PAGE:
Unquestionably the commission is-authorized to require pooling of property! when such pooling has not been agreed upon by the parties, § 65-3-14(c), N.M.-. S.A.1953, and it is clear that the pooling" of the entire west half of Section 25 had' *189not been agreed upon. It is also clear from sub-section (e) of the same section that any agreement between owners and leaseholders may be modified by the commission. But the' statutory authority of the commission to pool property or to modify existing agreements relating to production within a pool under either of these sub-sections must be predicated on the prevention of waste. Section 65-3-10, 1953 Comp.
The statutory authority of the Oil Conservation Commission was thoroughly considered by this court in the recent case of Continental Oil Company v. Oil Conservation Commission, 70 N.M. 310, 373 P. 2d 809, wherein we said:
“The Oil Conservation Commission is a creature of statute, expressly defined, limited and empowered by the laws creating it. The commission has jurisdiction over matters related to the conservation of oil.and gas in New. Mexico, but the basis of its powers is founded on the duty to prevent waste and to protect correlative rights. * * * Actually, the prevention of waste is the paramount power, inasmuch as this term is an integral part of the definition of correlative rights.”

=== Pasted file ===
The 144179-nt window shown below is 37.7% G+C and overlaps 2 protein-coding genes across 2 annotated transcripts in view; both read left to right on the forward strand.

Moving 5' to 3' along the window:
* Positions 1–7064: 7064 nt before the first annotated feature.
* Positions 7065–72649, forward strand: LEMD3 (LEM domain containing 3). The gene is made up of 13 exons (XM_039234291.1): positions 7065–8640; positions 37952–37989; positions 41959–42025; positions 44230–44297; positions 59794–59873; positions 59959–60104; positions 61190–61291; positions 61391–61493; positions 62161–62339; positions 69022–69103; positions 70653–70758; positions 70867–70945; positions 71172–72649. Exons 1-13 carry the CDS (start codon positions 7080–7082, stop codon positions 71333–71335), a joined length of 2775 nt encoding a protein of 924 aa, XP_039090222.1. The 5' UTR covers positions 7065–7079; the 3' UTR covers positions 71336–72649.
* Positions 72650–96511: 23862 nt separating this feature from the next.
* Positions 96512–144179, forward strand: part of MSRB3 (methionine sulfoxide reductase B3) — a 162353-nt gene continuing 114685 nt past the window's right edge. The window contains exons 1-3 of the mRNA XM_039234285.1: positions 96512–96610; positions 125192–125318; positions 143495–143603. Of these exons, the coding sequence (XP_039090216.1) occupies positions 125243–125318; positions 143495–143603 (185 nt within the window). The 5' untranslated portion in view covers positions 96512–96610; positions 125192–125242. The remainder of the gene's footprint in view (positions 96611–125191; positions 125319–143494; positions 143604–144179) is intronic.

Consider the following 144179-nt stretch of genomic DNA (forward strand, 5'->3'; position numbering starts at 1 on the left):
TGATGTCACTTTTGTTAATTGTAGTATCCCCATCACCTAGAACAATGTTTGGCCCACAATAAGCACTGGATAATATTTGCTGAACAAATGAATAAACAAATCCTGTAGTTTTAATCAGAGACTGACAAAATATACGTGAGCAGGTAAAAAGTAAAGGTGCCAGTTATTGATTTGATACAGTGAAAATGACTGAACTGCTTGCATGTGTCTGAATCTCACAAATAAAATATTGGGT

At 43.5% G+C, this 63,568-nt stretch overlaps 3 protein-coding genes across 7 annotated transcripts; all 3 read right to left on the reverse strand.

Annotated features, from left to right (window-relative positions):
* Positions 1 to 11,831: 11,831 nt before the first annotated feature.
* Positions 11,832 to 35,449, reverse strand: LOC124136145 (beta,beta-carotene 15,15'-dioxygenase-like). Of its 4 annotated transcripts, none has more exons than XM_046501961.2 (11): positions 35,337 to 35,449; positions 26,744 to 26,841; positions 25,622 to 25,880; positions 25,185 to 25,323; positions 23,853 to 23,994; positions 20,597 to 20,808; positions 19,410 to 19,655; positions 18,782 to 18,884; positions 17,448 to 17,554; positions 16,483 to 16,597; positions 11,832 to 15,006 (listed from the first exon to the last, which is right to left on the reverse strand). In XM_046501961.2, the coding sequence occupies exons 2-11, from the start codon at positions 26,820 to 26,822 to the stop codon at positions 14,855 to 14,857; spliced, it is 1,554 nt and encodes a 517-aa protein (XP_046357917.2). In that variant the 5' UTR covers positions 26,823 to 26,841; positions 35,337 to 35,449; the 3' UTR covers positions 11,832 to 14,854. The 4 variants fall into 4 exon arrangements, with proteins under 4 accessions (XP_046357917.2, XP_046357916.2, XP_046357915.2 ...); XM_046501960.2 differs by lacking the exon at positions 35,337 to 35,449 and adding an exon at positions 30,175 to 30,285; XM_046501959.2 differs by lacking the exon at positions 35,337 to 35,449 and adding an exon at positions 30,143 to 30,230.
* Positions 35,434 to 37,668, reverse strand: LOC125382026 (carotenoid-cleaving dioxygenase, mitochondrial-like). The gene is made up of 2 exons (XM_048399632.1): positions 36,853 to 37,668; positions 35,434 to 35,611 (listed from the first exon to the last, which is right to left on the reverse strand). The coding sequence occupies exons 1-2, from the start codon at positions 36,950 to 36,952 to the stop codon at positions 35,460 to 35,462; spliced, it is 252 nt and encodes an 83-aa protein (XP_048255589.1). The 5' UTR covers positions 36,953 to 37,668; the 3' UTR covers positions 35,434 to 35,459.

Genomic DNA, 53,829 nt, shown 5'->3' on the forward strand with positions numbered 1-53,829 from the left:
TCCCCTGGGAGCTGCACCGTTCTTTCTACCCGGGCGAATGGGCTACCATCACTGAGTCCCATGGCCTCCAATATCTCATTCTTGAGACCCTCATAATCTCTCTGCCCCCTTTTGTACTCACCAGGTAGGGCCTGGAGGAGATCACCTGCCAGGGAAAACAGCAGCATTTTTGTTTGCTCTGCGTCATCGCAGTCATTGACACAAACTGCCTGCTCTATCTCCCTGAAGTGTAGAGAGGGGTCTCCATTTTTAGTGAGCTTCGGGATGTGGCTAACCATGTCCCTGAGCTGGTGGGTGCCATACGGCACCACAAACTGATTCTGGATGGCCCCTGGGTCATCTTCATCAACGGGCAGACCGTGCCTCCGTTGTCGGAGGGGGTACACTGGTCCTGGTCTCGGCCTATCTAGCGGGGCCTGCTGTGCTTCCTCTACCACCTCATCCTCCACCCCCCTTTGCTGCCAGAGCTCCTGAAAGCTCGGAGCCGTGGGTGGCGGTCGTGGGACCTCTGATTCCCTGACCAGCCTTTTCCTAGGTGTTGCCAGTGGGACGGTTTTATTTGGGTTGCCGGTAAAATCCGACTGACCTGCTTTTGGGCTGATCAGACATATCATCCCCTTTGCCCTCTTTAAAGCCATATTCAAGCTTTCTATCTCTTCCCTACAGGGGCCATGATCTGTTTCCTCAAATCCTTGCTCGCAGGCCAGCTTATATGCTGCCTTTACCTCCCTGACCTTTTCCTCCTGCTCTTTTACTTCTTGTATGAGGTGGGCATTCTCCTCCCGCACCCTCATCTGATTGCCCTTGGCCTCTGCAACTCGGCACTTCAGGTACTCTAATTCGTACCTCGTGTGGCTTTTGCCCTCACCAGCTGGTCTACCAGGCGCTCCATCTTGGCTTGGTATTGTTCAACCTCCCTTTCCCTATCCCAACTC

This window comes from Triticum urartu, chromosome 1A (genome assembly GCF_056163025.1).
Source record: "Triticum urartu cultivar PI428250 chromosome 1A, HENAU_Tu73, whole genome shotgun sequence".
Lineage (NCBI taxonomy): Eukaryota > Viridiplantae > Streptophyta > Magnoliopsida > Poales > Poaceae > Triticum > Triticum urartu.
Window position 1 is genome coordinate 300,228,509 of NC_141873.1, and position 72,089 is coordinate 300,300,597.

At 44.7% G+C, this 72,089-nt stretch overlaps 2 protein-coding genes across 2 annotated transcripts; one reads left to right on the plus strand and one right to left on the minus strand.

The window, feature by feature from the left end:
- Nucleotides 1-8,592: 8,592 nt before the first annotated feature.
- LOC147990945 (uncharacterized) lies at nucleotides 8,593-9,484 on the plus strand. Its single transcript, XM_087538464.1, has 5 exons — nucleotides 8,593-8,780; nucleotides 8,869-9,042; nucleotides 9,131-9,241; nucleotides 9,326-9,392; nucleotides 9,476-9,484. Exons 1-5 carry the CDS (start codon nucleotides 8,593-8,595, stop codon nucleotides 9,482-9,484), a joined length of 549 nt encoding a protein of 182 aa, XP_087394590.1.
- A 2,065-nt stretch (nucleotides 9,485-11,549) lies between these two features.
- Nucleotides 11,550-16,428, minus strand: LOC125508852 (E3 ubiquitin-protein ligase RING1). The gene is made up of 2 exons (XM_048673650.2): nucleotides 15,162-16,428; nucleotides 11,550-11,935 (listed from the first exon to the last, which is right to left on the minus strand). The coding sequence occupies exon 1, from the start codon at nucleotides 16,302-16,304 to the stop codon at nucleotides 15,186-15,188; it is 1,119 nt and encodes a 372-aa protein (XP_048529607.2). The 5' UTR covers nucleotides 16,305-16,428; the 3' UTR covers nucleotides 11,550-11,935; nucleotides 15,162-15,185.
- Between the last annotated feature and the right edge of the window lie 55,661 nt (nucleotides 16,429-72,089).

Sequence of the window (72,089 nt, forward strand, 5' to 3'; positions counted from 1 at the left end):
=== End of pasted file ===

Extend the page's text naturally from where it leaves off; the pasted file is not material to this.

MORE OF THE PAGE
Appellees contend that the commission’s finding that '
“ * * * the most efficient and orderly development of the subject acreage can be accomplished by force pooling the NW/4 of said Section 25 and the SW/4 of. said Section 25 to form two standard gas proration units in the Tubb Gas Pool, and that such an order should be entered.”
is equivalent to a finding that this pooling will prevent waste. We do not believe the finding is susceptible to such construction. There is nothing in evidence before the commission tending to support a finding of waste or the prevention of waste by pooling the property into two standard units.
We conclude, therefore, that since commission Order R-1310 contains no finding as to the existence of waste, or that pooling would prevent waste, basecj upon evidence to support such a finding, the commission was without jurisdiction to enter Order R-1310, and that it is void. Continental Oil Company v. Oil Conservation Commission, supra.
The order denying appellants’ petition for review should be reversed, with directions to the trial court to enter an order declaring Order R-1310 of the commission void. ...
It is so ordered.
NOBLE and MOISE, JJ., concur.